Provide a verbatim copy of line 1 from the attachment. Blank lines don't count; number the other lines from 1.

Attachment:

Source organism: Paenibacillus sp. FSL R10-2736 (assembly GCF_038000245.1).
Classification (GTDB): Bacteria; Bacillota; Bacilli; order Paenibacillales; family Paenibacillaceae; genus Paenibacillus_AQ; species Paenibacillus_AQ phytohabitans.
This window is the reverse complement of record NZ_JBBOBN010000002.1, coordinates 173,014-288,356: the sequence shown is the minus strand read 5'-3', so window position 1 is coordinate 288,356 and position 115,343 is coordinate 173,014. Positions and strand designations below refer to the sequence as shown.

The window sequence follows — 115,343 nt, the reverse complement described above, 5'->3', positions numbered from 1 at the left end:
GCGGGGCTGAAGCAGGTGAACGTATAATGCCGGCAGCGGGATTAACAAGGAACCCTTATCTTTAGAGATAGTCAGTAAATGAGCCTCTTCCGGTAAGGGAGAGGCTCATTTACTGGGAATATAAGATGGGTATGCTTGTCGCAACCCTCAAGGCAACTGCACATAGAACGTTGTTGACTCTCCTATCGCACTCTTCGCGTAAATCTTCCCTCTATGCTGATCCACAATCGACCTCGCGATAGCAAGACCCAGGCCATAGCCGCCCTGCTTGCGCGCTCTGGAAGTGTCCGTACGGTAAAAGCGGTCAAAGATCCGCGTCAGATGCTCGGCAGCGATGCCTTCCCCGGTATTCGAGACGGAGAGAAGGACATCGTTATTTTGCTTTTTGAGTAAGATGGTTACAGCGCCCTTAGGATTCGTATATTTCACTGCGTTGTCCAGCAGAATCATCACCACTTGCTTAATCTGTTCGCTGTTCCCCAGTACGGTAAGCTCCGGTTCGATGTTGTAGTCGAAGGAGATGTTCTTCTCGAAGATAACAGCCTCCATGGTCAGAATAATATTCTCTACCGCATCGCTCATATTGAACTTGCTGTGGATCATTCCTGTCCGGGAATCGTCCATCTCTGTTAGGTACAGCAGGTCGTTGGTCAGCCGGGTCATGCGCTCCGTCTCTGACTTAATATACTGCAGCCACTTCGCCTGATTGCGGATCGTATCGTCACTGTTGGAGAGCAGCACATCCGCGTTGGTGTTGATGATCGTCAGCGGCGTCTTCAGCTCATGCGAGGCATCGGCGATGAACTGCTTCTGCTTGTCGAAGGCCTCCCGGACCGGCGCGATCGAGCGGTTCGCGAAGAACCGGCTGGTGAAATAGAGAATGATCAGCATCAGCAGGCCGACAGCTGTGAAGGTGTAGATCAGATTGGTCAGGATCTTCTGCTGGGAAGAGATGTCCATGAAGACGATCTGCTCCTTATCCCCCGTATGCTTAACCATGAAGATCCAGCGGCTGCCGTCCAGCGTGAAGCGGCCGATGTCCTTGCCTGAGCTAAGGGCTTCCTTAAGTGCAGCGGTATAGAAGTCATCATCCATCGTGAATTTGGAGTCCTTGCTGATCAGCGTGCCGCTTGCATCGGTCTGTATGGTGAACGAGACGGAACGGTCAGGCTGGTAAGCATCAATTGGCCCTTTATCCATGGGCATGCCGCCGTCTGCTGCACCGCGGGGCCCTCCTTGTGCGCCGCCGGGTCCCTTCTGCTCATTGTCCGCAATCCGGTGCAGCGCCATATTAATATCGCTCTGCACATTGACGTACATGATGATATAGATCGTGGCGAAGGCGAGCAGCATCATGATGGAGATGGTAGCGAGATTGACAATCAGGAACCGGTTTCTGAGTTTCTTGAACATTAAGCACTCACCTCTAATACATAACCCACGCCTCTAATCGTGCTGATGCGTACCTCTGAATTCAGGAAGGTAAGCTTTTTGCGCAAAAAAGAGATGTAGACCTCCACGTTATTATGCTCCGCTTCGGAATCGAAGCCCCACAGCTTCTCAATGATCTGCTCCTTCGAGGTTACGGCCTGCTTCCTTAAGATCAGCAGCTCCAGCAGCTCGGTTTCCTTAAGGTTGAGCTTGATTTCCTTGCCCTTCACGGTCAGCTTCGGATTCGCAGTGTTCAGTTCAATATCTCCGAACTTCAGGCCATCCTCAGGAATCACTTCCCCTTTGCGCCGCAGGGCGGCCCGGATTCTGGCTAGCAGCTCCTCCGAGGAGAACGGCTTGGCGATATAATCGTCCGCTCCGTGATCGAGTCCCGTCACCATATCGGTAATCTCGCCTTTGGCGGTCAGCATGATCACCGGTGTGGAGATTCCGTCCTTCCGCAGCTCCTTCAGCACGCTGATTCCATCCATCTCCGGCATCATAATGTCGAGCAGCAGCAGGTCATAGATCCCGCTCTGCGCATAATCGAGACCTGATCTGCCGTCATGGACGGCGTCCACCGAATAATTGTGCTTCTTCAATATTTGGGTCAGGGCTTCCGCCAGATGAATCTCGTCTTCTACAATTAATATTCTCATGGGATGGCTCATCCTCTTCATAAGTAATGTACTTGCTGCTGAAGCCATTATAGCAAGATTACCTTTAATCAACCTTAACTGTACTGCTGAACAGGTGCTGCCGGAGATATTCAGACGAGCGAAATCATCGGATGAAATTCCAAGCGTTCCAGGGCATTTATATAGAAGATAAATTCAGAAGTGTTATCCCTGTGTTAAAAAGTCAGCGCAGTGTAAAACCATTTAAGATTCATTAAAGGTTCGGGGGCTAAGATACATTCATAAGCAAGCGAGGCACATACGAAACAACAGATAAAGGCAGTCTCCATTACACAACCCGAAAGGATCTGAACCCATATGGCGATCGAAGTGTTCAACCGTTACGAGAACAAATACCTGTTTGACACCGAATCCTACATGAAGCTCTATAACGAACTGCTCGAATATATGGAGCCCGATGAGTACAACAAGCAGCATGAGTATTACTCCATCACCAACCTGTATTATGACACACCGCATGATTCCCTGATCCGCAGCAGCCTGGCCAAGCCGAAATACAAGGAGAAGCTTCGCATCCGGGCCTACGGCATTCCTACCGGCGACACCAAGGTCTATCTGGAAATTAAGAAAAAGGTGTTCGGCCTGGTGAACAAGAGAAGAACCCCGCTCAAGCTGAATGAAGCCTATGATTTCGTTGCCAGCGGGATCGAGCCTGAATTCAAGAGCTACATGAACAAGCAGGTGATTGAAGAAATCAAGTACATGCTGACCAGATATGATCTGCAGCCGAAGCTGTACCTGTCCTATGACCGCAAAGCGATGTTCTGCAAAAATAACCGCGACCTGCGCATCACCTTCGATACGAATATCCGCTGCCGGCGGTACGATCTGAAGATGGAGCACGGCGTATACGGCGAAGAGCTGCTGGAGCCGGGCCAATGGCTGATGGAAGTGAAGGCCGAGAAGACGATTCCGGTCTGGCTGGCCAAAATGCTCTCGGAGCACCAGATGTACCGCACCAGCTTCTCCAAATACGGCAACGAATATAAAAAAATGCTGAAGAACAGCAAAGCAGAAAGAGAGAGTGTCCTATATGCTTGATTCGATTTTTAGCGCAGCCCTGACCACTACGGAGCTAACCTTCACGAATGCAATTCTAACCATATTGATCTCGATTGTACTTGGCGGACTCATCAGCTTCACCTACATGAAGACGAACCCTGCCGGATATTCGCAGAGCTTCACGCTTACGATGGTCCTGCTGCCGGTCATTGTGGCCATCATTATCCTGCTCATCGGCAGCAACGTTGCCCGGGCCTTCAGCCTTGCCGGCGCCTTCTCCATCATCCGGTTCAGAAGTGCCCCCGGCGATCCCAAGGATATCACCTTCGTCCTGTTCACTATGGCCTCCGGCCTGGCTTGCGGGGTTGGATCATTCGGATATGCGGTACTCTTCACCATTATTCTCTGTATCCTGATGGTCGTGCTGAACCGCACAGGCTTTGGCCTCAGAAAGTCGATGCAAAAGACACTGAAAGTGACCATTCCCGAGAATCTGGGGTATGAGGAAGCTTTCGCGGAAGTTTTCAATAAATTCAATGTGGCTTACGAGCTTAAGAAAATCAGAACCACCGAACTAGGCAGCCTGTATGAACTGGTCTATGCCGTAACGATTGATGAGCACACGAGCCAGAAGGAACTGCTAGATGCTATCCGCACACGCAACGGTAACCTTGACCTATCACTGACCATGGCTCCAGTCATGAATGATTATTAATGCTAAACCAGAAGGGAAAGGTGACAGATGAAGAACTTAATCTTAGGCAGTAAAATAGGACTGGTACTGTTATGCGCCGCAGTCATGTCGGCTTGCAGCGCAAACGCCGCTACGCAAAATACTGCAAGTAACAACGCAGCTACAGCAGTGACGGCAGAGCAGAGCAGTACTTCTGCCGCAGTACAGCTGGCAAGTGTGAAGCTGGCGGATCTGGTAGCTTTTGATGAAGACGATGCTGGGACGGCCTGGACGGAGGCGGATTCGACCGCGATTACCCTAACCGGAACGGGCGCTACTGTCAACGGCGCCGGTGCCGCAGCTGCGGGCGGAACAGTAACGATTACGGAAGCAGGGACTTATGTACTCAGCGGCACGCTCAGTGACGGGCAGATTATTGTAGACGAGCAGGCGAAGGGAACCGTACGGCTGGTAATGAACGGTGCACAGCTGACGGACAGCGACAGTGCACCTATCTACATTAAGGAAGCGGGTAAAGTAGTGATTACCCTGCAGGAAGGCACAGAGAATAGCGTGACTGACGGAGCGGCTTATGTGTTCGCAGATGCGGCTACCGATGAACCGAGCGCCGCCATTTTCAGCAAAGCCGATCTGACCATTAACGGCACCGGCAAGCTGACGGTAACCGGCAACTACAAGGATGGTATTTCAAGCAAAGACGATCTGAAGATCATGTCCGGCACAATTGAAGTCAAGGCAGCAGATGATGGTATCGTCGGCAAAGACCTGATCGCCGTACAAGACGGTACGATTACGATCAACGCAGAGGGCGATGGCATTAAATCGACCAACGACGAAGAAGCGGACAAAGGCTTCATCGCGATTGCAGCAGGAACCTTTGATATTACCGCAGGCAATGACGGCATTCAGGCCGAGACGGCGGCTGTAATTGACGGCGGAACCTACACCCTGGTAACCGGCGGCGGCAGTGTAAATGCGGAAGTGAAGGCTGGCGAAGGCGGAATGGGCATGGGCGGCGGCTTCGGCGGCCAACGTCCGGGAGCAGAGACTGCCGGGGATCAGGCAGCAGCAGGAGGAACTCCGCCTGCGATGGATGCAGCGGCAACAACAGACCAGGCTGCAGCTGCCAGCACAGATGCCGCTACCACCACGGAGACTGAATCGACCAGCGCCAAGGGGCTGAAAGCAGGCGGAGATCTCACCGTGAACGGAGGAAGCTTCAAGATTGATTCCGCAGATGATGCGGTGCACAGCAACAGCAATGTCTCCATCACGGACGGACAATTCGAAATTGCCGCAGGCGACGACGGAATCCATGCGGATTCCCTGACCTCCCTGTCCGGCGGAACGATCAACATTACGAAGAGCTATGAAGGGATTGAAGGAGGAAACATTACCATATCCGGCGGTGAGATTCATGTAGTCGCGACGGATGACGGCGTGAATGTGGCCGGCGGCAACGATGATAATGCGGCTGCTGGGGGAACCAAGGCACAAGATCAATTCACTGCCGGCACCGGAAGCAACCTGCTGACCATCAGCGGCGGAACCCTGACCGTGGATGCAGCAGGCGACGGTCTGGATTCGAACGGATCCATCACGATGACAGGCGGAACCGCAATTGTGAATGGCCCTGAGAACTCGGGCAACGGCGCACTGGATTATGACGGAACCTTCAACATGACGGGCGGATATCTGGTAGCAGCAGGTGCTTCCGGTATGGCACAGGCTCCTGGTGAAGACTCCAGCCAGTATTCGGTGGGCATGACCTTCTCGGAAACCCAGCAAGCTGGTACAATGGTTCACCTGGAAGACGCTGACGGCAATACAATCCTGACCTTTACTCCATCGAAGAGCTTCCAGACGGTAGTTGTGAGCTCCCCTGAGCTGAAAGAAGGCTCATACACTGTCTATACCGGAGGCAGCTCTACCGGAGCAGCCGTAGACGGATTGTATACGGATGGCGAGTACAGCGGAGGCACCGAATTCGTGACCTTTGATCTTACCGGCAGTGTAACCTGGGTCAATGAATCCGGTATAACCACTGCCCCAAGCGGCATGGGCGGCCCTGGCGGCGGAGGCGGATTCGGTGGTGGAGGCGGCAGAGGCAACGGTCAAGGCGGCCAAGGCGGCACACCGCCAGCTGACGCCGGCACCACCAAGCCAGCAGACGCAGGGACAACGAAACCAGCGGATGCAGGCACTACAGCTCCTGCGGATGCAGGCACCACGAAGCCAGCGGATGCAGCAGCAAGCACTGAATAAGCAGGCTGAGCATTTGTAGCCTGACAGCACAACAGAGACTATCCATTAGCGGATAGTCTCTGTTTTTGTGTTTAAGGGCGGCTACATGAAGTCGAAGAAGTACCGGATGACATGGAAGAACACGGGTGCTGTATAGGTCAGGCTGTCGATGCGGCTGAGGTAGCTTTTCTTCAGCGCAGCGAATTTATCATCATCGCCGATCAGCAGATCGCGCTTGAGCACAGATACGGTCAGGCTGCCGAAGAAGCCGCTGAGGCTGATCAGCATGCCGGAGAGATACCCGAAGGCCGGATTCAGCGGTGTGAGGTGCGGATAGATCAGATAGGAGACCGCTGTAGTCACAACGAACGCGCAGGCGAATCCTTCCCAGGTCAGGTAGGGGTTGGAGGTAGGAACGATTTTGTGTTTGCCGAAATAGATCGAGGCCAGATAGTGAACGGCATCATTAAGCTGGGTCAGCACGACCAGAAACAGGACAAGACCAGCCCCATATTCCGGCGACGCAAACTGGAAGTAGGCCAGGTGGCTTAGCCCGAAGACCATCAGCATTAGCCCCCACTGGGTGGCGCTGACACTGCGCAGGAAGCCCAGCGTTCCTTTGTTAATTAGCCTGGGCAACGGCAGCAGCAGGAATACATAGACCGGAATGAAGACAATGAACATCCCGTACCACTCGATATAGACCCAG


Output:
Source organism: Paenibacillus sp. FSL R10-2736 (assembly GCF_038000245.1).